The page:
For smokers, undergoing a wisdom tooth extraction can be a daunting experience. Not only is the procedure itself uncomfortable, but the recovery process can be even more challenging. To ensure a successful recovery, it's important to understand the risks associated with smoking after wisdom teeth removal. In this article, we'll discuss why smoking after wisdom teeth removal is not recommended and provide tips for quitting smoking before and after the procedure.
When it comes to wisdom teeth removal, most dentists recommend that patients abstain from smoking for at least five days after the procedure. This is because chemicals found in cigarettes or other forms of tobacco can prevent or delay healing and contaminate the wound site. In addition to reducing the risk of developing dry alveolitis, not smoking for 72 hours will also accelerate the overall healing process. If you smoke within this time period, rinse your mouth with warm salt water after smoking to reduce the risk of developing dry alveolitis. If you're a smoker, abstaining from smoking can be a challenge.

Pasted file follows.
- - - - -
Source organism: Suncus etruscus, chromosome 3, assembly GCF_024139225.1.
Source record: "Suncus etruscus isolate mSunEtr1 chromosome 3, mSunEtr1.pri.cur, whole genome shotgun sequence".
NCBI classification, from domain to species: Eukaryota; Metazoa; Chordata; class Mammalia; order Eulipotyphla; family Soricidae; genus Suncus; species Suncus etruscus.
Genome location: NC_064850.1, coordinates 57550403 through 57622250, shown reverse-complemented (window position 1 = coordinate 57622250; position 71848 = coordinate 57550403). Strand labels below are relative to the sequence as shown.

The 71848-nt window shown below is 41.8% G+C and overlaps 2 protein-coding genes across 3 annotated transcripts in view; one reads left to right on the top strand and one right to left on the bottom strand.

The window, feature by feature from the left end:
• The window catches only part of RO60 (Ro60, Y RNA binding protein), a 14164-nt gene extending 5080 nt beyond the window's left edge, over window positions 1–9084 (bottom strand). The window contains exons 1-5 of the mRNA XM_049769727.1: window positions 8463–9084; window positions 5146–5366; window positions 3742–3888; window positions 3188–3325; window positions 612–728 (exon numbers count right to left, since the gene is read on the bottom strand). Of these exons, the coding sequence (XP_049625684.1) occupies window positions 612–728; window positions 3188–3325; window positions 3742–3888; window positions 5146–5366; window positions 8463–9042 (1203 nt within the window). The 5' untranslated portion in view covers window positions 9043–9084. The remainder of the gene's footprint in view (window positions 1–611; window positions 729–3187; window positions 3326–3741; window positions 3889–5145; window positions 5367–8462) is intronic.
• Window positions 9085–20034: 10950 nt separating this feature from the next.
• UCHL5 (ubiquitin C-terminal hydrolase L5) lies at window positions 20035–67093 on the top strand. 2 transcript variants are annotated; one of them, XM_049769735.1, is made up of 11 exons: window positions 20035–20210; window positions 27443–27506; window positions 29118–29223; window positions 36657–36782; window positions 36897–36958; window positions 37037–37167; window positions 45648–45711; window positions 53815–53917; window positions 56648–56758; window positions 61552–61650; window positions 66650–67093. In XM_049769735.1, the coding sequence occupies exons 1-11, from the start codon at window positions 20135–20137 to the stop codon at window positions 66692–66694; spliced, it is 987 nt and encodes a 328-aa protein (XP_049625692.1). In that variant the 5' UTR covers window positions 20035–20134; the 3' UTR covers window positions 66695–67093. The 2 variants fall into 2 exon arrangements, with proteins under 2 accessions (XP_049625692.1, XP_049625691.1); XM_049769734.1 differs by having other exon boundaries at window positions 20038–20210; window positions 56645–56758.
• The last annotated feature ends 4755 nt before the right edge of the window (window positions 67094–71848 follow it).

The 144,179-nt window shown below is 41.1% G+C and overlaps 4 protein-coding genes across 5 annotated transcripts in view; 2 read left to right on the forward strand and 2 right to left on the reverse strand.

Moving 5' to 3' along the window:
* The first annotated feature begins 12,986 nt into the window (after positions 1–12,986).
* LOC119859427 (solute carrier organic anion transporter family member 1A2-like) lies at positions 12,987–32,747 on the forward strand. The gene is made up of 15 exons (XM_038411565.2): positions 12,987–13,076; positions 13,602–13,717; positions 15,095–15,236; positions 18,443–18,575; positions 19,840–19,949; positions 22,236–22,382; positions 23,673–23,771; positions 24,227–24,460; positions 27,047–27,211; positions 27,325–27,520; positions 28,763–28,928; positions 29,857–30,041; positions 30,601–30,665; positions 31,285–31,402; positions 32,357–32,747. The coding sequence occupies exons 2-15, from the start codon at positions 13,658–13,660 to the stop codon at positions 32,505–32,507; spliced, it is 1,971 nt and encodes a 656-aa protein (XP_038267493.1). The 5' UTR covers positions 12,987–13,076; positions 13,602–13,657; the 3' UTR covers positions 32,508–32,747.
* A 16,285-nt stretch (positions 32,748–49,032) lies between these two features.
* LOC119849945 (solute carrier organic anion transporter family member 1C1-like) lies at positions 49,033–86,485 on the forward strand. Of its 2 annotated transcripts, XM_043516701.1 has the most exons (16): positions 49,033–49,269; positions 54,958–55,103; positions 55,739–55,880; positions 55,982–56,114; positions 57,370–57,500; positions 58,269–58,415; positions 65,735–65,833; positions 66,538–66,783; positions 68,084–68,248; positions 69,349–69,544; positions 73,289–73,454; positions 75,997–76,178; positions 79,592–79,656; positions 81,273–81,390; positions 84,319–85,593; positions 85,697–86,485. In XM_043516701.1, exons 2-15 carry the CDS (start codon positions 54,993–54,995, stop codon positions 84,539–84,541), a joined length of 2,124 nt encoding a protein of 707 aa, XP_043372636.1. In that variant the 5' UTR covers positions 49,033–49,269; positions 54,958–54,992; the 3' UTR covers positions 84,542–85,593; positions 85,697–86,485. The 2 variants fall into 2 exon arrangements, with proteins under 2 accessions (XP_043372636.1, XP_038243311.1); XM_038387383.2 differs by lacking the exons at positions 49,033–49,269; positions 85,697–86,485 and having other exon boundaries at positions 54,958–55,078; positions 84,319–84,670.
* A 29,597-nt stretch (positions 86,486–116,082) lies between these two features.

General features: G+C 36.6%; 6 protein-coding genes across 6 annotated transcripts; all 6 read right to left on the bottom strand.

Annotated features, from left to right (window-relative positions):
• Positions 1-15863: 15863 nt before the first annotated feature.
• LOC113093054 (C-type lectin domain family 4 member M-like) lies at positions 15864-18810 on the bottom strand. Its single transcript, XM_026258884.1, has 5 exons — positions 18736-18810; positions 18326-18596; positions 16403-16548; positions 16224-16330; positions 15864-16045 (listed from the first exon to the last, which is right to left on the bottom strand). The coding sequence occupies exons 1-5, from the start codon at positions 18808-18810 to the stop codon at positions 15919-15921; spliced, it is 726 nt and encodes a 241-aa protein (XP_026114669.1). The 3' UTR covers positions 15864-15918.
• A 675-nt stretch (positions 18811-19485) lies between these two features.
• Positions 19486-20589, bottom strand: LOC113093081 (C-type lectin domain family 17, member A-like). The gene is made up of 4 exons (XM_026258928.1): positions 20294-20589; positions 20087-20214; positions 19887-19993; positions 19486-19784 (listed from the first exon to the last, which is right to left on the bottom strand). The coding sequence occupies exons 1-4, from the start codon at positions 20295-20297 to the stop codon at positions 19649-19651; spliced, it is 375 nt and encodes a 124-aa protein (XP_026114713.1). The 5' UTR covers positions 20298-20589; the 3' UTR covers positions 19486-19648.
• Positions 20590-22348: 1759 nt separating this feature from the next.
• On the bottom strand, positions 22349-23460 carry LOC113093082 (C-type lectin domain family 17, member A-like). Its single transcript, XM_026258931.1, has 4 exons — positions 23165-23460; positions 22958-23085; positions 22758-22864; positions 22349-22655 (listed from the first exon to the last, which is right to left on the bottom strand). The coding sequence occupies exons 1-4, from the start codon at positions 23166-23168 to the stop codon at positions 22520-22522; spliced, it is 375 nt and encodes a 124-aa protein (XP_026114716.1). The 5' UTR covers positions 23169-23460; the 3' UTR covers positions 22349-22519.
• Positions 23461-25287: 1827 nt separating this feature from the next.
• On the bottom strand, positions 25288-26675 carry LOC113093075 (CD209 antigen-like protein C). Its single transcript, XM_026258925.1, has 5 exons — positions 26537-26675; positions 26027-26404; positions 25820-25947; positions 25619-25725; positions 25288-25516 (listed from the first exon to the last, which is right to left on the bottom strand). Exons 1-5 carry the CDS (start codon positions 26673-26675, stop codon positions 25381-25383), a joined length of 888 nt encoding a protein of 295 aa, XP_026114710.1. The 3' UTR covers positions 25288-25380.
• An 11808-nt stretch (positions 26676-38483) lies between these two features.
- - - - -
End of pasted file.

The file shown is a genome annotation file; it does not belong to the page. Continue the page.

Some patients benefit from reducing smoking in the weeks leading up to a planned wisdom tooth extraction, helping them to quit. However, it may take longer if you have had several surgical extractions (such as wisdom teeth removal). While it's natural to want to avoid increasing complications after your wisdom teeth have been removed, if you're a smoker, abstaining from smoking can be a challenge. If you really can't help it, you risk complications with costly consequences. The Mayo Clinic suggests that if you smoke or use tobacco, don't smoke for at least 48 hours after surgery and for as long as you can after that.
Additionally, avoid any actions that involve similar movements such as using straws, sucking, or spitting for a few days after wisdom teeth have been removed. In conclusion, smoking after wisdom teeth removal is not recommended due to the risk of complications and delayed healing time. If you're a smoker, it's important to reduce your smoking in the weeks leading up to your procedure and abstain from smoking for at least five days afterwards. If you really can't help it, make sure to rinse your mouth with warm salt water after smoking to reduce the risk of developing dry alveolitis.